Category Archives: Teachers

1000 Words: Why A Thousand?

I’d known from my earliest days that writing was my talent, that words were precious gems, that my pen and typewriter would become as indispensable as my arms and legs. Before I really attended school, I knew writing’d be my forte. I missed most of my kindergarten year with some weird chronic fever. I spent the vast majority of that time off thumbing through my family’s World Book Encyclopedia volumes. Slowly but surely, all those squiggles on the page became scrutable to me. I taught myself to read.

So it was almost predestined that words would become my life.

The World Book Encyclopedia.

Whatever that fever was, by first grade it was gone and so I spent my days from age five through 18 in classrooms. I’d much rather have been anyplace else. Any place. The Prussian-style schoolrooms of my youth were, hands down, the least likely places a person of my temperament, energy, concentration, and discipline (or lack thereof) could thrive in. Sitting still, paying attention, keeping quiet, “applying” myself, obeying, following instructions — I had little capacity for any of those talents and abilities. That is, if they are, indeed, talents and abilities.

All I wanted to do was run, jump, laugh, yell, joke, tease, ride my bike, and hit a ball. And read. I was a voracious reader. I knew that encyclopedia. I knew what the atomic bomb was, who Einstein was, what Ancient Rome was, that Woodrow Wilson was a president, that the keeping of critters on a farm was once know as “animal husbandry,” that Churchill was portly, and the Empire State Building was the tallest in the world. I knew this stuff long before any of my classmates did because I devoured that encyclopedia, as well as the daily newspaper. We got the Chicago Sun-Times Monday through Saturday and the Tribune and American on Sunday. I read them all, skipping the middle sections (the obituaries and business). I knew who Castro was and Willy Brandt and Nikita Khrushchev and Dean Rusk and Alan B. Shepard. I knew trouble was brewing in the Dominican Republic and that Charles de Gaulle was pretty much a jerk.

I Knew Who They Were.

Even my love of baseball was based on reading. I collected baseball cards and memorized every statistical line and all the colorful little stories on the back of them. It fascinated me that a fellow named Cookie Rojas, second baseman for the Philadelphia Phillies, actually wore glasses while playing big league baseball. How cool! I wore glasses, too. I learned Sandy Koufax was Jewish so I had to run to the J-volume of the encyclopedia to figure out what that meant. Houston built its Astros a domed stadium, so I had to do some digging to understand how such a huge edifice could stay standing.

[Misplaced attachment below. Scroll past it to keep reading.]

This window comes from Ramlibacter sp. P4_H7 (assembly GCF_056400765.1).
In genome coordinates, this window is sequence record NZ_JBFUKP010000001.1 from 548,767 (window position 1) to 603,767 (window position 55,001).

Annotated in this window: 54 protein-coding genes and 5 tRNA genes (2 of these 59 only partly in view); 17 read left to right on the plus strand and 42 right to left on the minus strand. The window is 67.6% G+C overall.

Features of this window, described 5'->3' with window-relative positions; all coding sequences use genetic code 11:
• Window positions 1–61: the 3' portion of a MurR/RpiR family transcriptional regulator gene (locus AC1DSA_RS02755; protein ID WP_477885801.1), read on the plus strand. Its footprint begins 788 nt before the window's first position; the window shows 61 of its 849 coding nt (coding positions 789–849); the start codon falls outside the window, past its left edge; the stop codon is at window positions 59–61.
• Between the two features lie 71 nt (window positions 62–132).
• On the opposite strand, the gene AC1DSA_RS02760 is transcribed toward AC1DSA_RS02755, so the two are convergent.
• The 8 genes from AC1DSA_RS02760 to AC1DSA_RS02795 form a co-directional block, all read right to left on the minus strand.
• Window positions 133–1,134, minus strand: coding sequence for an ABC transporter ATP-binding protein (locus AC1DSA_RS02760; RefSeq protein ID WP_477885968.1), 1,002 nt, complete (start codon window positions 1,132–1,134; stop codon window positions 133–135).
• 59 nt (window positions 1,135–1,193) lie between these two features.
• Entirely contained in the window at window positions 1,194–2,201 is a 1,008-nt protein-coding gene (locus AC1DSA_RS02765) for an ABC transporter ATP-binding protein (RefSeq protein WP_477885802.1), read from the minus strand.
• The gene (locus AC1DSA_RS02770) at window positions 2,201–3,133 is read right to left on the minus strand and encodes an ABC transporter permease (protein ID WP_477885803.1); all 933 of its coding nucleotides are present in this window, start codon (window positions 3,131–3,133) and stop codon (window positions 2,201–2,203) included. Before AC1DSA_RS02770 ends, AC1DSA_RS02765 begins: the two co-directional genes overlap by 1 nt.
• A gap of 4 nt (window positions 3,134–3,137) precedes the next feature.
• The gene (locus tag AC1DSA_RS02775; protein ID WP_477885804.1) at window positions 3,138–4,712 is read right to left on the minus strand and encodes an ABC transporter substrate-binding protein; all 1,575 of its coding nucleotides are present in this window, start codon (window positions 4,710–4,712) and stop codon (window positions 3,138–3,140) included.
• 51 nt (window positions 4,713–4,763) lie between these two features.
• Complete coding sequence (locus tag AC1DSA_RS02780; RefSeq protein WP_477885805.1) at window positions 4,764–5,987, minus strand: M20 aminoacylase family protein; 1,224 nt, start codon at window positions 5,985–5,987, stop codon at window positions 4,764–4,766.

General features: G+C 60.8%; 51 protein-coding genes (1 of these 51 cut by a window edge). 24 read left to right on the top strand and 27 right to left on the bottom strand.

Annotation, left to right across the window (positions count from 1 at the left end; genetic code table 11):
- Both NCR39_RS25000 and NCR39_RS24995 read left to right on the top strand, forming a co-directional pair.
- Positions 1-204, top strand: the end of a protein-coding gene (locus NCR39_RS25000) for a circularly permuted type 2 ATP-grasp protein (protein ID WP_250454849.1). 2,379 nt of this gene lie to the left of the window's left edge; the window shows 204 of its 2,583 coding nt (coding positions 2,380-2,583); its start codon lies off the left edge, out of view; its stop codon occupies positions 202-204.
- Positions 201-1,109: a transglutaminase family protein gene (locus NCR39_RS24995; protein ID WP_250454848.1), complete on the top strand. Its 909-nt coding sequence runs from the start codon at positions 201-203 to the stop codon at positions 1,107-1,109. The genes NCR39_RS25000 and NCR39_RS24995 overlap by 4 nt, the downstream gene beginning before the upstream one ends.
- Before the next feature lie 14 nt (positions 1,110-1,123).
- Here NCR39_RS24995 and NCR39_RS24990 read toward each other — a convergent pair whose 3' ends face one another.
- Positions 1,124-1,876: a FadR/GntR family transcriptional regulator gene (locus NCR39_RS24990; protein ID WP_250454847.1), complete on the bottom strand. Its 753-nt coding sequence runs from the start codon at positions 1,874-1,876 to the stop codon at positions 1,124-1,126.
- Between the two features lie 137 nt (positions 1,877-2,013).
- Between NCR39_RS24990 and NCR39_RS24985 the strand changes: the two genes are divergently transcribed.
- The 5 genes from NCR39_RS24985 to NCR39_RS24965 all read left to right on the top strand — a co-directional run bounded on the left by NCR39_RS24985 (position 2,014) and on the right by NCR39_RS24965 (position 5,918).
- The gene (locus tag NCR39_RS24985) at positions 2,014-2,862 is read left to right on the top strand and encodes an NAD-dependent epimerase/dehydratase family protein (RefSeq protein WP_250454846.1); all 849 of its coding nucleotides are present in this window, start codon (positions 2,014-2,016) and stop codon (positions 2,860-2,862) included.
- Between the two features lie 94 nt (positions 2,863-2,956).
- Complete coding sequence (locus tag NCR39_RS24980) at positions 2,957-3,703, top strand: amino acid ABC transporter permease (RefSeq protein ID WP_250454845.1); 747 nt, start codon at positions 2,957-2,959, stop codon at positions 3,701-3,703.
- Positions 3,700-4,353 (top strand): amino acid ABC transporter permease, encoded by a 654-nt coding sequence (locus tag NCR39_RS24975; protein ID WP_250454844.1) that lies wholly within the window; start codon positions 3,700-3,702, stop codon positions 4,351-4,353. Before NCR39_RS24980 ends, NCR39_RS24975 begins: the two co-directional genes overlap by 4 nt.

And then, when I was 14 years old, the book Ball Four came out. It was an uncensored, straightforward look at the life of a big-leaguer. Ballplayers drank, chased women, had arguments with each other, felt they were underpaid, resented authority, divorced, remarried, gambled, went bankrupt, took “greenies” (amphetamines), and worried about what they’d do after their careers were over. The baseball establishment threw fits, saying it was all made up or that the author, pitcher Jim Bouton, had no right to write about such things. Me? I ate it all up. The more I read his book, the more I loved baseball.

Books have been my most treasured possessions all my adult life.

Now, here’s the irony. Because, as mentioned above, I wasn’t any teacher’s favorite student, I was constantly being punished. And the single most frequent punishment teachers threw at me was the dreaded 1000-word essay. I didn’t turn in my homework for the umpteenth time? Write a thousand words on why homework is important (now, nearly six decades later, I can complete that essay in two words: It isn’t.) A kid named Dennis Corso and I got into a fistfight during recess. He called me a dirty Jew. At the time I didn’t know what that meant but I could sense he wasn’t implying I was the coolest kid in class. So we blackened each other’s eye. The principal, who was a Jew, made us write a thousand words on a great Jewish person. I chose Benjamin Disraeli, British prime minister a couple of times in the 1800s. I knew of him from reading the encyclopedia, natch. I discovered that his old man had quit the faith when Benjamin was a kid. So, the first thing I ever really learned about Judaism was that people could become not-Jewish if they wanted.

Nevertheless, making me write a thousand words was as daunting as asking me to build a structure taller than the Empire State Building. If I recall correctly, I repeated a number of sentences several times to reach that magic number. I’m surprised the principal didn’t make me write a thousand words on why I shouldn’t cheat on 1000-word essays.

In any case, teachers and principals all did their best to make me hate writing. Writing, they taught me, was punitive and onerous. Writing is what bad kids had to do. It would be impossible to derive pleasure or satisfaction of any sort from the act of writing. And for a while I believed all those things. I learned to hate writing.

But by the time I was 21 or so, I realized writing was the thing I knew how to do best. And what was wrong with that? Hell, Jim Bouton‘s writing brought me huge pleasure. So did Wodehouse‘s and Bellow‘s and Lederman‘s and Allen‘s and Baldwin‘s and Lebowitz‘s and Royko‘s and…, well, the list can go on forever. Or at least a thousand words.